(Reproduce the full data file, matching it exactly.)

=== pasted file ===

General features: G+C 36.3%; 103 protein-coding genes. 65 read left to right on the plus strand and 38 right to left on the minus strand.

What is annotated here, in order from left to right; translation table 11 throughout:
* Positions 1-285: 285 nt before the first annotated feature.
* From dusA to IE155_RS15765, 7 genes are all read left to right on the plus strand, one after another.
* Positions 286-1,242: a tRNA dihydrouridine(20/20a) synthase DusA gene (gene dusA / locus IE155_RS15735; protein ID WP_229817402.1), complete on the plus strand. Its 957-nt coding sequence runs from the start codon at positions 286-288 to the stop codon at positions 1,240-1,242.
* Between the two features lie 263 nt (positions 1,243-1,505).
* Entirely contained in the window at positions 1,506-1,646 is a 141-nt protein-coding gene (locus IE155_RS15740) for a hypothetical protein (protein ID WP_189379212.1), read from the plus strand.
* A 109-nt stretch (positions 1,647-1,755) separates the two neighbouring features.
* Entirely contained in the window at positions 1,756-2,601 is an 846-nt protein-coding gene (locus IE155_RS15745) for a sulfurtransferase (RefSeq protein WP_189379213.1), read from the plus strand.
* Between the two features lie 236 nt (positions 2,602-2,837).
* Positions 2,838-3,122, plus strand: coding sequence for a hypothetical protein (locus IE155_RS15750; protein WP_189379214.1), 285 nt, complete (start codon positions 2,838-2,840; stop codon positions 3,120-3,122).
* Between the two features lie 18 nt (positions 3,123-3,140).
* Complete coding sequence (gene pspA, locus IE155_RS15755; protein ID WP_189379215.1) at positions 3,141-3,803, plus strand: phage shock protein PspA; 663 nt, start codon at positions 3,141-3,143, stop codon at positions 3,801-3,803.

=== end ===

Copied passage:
General features: G+C 36.3%; 103 protein-coding genes. 65 read left to right on the plus strand and 38 right to left on the minus strand.

What is annotated here, in order from left to right; translation table 11 throughout:
* Positions 1-285: 285 nt before the first annotated feature.
* From dusA to IE155_RS15765, 7 genes are all read left to right on the plus strand, one after another.
* Positions 286-1,242: a tRNA dihydrouridine(20/20a) synthase DusA gene (gene dusA / locus IE155_RS15735; protein ID WP_229817402.1), complete on the plus strand. Its 957-nt coding sequence runs from the start codon at positions 286-288 to the stop codon at positions 1,240-1,242.
* Between the two features lie 263 nt (positions 1,243-1,505).
* Entirely contained in the window at positions 1,506-1,646 is a 141-nt protein-coding gene (locus IE155_RS15740) for a hypothetical protein (protein ID WP_189379212.1), read from the plus strand.
* A 109-nt stretch (positions 1,647-1,755) separates the two neighbouring features.
* Entirely contained in the window at positions 1,756-2,601 is an 846-nt protein-coding gene (locus IE155_RS15745) for a sulfurtransferase (RefSeq protein WP_189379213.1), read from the plus strand.
* Between the two features lie 236 nt (positions 2,602-2,837).
* Positions 2,838-3,122, plus strand: coding sequence for a hypothetical protein (locus IE155_RS15750; protein WP_189379214.1), 285 nt, complete (start codon positions 2,838-2,840; stop codon positions 3,120-3,122).
* Between the two features lie 18 nt (positions 3,123-3,140).
* Complete coding sequence (gene pspA, locus IE155_RS15755; protein ID WP_189379215.1) at positions 3,141-3,803, plus strand: phage shock protein PspA; 663 nt, start codon at positions 3,141-3,143, stop codon at positions 3,801-3,803.